Minnesota’s Brilliant Plan: Free College for Illegal Immigrants
Under a new program, illegal immigrants will soon be eligible for free college tuition in Minnesota.
The program, called the “North Star Promise,” is part of a new bill that passed the Minnesota House and Senate this week.
The bill would essentially make college tuition free for low-income students, with a few stipulations, provided the student’s family makes less than $80,000 a year and is a resident of Minnesota. Residency requires graduating high school or living in the state for an entire year. US Citizenship is not a requirement, allowing those in the country illegally to access the program.
According to the Daily Wire, the free tuition program is estimated to cost taxpayers roughly $117 million for the first year. The program will cost $49.5 million every year following that.
State Senator Omar Fateh, a Democrat who chairs the Senate Higher Education Committee, spoke on his support for the bill.
“We want to make sure that when we’re expanding opportunities for everybody, we’re doing it for all Minnesotans, regardless of background, regardless of their documentation status….We’ve been seeing declining enrollment on all campuses. If we don’t do something quick, we’re at risk of shutting down some campuses. I see this bill as an enrollment driver.”
Republicans have complained of being “frozen out” of discussions regarding the bill as well. In contrast, others have argued that the 80,000-a-year cut-off punishes hard-working students holding down multiple jobs who may break that limit, despite desperately needing the aid.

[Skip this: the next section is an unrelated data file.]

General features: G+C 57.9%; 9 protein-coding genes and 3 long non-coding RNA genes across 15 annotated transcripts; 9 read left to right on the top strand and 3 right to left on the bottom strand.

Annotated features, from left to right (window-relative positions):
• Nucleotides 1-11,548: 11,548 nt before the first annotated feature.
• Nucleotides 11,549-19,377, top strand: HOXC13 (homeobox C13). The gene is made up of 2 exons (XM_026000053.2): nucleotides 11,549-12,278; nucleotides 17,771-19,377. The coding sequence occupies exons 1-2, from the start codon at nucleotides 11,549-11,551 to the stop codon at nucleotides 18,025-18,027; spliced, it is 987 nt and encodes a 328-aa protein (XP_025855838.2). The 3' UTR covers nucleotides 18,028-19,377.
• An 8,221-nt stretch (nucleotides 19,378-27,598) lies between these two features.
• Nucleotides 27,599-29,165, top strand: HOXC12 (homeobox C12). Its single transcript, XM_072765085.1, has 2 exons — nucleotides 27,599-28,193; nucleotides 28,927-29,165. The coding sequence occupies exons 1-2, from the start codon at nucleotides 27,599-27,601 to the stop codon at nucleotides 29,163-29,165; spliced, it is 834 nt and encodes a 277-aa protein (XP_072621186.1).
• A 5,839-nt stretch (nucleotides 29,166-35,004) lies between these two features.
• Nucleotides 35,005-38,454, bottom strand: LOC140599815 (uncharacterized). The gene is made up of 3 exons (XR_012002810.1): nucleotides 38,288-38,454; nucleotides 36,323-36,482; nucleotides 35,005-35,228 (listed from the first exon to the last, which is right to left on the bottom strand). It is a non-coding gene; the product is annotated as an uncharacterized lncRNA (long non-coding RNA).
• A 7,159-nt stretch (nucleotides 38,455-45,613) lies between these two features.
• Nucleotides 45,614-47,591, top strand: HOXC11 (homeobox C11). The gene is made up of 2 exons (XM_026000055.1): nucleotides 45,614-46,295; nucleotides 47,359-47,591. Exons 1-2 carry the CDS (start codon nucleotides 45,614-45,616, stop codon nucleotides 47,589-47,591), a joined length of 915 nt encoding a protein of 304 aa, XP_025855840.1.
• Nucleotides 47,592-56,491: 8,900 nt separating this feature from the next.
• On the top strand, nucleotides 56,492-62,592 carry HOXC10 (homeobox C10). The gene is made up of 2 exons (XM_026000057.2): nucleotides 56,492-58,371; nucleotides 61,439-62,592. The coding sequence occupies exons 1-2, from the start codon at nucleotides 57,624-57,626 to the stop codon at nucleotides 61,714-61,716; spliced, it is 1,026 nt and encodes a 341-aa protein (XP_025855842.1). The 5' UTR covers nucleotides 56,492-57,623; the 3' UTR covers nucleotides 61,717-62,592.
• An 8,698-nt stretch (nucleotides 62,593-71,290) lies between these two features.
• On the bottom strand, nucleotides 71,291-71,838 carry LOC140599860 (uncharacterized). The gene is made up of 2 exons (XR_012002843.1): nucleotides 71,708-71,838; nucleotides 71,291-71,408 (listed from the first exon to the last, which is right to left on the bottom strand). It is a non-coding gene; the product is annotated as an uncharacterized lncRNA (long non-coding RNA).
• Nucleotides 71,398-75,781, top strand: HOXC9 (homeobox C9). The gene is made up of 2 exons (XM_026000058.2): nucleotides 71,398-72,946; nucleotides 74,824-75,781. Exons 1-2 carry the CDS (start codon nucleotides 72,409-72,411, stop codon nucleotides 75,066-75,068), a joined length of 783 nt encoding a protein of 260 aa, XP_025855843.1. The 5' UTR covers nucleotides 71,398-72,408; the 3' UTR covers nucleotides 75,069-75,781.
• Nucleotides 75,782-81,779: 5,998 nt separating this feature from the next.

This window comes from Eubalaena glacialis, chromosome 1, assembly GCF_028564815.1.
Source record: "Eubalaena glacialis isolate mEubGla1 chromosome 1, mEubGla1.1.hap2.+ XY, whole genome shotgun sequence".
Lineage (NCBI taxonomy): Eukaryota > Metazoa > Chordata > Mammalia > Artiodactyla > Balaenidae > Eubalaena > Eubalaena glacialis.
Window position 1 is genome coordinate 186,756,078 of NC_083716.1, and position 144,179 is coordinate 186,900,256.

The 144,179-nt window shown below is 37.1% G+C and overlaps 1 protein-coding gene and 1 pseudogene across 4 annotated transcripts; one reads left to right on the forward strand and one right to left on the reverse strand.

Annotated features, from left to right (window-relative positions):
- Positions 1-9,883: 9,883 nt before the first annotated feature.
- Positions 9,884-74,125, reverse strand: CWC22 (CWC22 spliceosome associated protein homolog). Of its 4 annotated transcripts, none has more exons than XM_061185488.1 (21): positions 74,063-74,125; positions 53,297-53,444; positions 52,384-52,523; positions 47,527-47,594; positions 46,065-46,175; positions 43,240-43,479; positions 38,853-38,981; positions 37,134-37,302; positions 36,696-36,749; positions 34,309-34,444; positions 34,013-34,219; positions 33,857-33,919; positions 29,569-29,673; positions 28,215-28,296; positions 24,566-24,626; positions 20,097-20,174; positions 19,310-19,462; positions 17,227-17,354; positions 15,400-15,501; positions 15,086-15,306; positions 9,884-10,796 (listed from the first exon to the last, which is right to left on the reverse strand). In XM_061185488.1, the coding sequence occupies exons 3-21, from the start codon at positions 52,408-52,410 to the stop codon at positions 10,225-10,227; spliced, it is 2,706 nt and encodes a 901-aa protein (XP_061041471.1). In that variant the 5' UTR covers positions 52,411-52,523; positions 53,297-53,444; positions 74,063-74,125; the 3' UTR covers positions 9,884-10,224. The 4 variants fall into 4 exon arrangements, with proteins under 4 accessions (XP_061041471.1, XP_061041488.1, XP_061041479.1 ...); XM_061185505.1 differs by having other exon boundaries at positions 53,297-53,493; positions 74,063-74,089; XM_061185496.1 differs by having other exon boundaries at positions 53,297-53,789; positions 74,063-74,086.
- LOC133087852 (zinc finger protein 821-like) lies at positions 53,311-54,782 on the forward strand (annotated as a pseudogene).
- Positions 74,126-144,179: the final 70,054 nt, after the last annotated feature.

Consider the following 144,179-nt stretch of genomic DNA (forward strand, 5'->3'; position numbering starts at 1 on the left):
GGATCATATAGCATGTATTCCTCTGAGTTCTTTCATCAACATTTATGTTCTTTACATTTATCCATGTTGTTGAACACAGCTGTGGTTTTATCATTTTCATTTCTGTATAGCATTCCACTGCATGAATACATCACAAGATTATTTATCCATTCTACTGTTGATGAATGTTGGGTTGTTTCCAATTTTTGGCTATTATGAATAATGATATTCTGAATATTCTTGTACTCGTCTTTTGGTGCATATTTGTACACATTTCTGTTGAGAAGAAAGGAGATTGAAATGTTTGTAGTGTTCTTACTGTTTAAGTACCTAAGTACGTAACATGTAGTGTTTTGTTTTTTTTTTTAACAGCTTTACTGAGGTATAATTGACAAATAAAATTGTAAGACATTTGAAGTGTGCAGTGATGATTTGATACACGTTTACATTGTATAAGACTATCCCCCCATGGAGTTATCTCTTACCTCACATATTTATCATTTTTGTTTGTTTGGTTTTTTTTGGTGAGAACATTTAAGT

The program has also raised concerns about incentivizing illegal immigration, exacerbating the ongoing border crisis following the revocation of the Trump-era Title 42.
Republican Senator Zach Duckworth, who sits on the Senate’s Higher Education Committee, released this statement outlining his opposition to the bill.
“Our focus should always be on students and their needs while providing them access to the maximum higher education opportunities possible. This bill will increase student debt, does not adequately address student safety, and will not solve the declining enrollment that Minnesota colleges and universities have been experiencing. Rather than help students by reducing tuition rates across the board at as many schools as possible, it will instead lead to higher tuition rates for thousands of students while limiting their options.”
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